For-profit colleges are like Encyclopedia Britannica — stupidly expensive, practically useless, and only obtained through exploitative means. The recruiter of, say, the University of Phoenix may as well be dressed in a brown tweed suit (complete with hat) while carrying a heavy bag full of the textbooks you’d need to stand up and say “I am a Phoenix.”
For-profit colleges are a scam, like Amway, emails from Nigerian princes, or anything Deepak Chopra says.
With that being said, I suppose it makes sense that several Republicans who want to be your President would be in bed with for-profit colleges. After all, I believe it was Mitt Romney who once boasted he cut funding to the University of Massachusetts while vocalizing his support for Full Sail University, a Florida-based, media-centered for-profit college that wouldn’t even qualify you to be the ass off of which some Hollywood executive would snort a line of coke.
Of course, Full Sail University’s owners were?among Romney’s top donors during the 2012 Presidential election.
Hmm… I wonder who else may be stroking the bosom of for-profit colleges.
Jeb Bush, for starters. With “education reform” being a top issue for W.’s little brother, one would think Jeb Bush would want to invest more time, money, and resources into raising the educational bar in the United States. However, while Bush believes that K-12 schools should be held accountable for the quality of education received by their students, he also thinks education beyond high school should be competitive.
While speaking to APSCU, the trade organization of for-profit colleges, in 2014, Jeb Bush took the time to speak ill of President Obama’s “gainful employment rule,” a measure that has upset the college mafia immensely. The “gainful employment rule” is aimed at penalizing career education systems — which are virtually the entirety of for-profit colleges — that consistently take taxpayer money while leaving students in a desperate state of debt.
The rule makes sense. After all, there should be safeguards in place that keep for-profit colleges from acting like Benny Hinn or Peter Popoff.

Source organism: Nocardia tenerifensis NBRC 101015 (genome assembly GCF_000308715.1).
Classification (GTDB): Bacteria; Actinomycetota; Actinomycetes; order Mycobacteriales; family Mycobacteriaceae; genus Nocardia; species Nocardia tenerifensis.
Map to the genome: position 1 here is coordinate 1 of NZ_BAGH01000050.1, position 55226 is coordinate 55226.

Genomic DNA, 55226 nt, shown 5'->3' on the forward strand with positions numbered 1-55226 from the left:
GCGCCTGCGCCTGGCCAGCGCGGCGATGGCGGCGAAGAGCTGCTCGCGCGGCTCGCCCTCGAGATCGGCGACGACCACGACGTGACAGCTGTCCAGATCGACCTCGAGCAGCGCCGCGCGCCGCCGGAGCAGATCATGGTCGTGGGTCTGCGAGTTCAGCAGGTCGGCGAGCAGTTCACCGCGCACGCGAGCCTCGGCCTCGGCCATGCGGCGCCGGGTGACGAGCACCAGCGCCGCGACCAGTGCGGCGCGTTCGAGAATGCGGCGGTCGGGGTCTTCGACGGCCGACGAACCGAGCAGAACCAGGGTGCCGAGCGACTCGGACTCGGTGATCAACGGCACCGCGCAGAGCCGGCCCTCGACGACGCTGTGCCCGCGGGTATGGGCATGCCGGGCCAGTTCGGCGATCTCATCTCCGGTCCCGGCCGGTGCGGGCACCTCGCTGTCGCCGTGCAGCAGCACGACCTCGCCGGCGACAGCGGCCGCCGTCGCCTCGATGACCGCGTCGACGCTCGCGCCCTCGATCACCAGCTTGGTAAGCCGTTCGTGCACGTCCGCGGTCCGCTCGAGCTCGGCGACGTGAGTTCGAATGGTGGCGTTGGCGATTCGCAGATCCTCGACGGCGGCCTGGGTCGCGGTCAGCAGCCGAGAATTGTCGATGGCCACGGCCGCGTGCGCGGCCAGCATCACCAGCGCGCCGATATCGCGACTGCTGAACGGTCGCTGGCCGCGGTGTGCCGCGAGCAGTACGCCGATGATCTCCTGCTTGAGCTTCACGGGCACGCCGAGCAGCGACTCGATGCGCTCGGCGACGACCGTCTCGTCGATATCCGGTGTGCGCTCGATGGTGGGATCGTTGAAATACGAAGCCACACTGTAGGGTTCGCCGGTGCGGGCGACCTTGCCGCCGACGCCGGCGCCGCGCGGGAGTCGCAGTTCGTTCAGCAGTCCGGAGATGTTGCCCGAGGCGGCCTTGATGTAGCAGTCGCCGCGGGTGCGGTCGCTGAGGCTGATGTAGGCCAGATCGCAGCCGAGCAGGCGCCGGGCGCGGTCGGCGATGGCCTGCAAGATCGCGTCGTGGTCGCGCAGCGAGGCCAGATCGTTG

Jeb Bush doesn’t think so, however, as he is quoted telling the APSCU that President Obama’s “gainful employment rule” is “a sledgehammer to the entire field of higher education.”
Marco Rubio, in what was presumably an effort to one-up his Floridian rival, wrote a letter to the U.S. Department of Education, wherein he spoke very highly of Corinthian College.
Corinthian College was (they’re dead now) the gold standard for corrupt for-profit colleges. Corinthian has been investigated or sued by 23 attorneys general, as well as three federal law enforcement agencies. Corinthian students got to a point where they demanded their loans be cancelled. In April 2015, when Corinthian College went extinct, a staggering number of abuses, frauds, and general acts of corruption were left exposed.
However, getting “Madoffed” didn’t stop Corinthian from giving Marco Rubio $5,000 to speak highly of them to the U.S. government.
Wisconsin Gov. and aspiring Stephen Baldwin doppelganger Scott Walker builds his relationship with for-profit colleges on a foundation of love, trust, and ALEC influence. He has publicly defended ITT Tech, the current gold standard of corruption when it comes to for-profit colleges now that Corinthian has been given Mussolini’s fate. ITT Tech’s student loan default rate is higher than its graduation rate, for Christ’s sake. Walker even tried to eliminate the Wisconsin agency that oversees for-profit colleges in the state. Thankfully, the state legislature slapped Walker down a few pegs.
Interestingly, while other Republican candidates have to lick the lizard-skin boots of the owners of for-profit colleges, Trump puts the lizard-skin boots on himself. The Donald and his hairpiece sidekick own the Trump Entrepreneur Initiative (formerly Trump University), an institution of higher learning that presumably has more in common with McDonald’s Hamburger University than it does with, say, Green Mountain College. In 2013, Trump’s school was sued by the New York attorney general for “persistent fraudulent, illegal, and deceptive conduct.”
Because of course it did.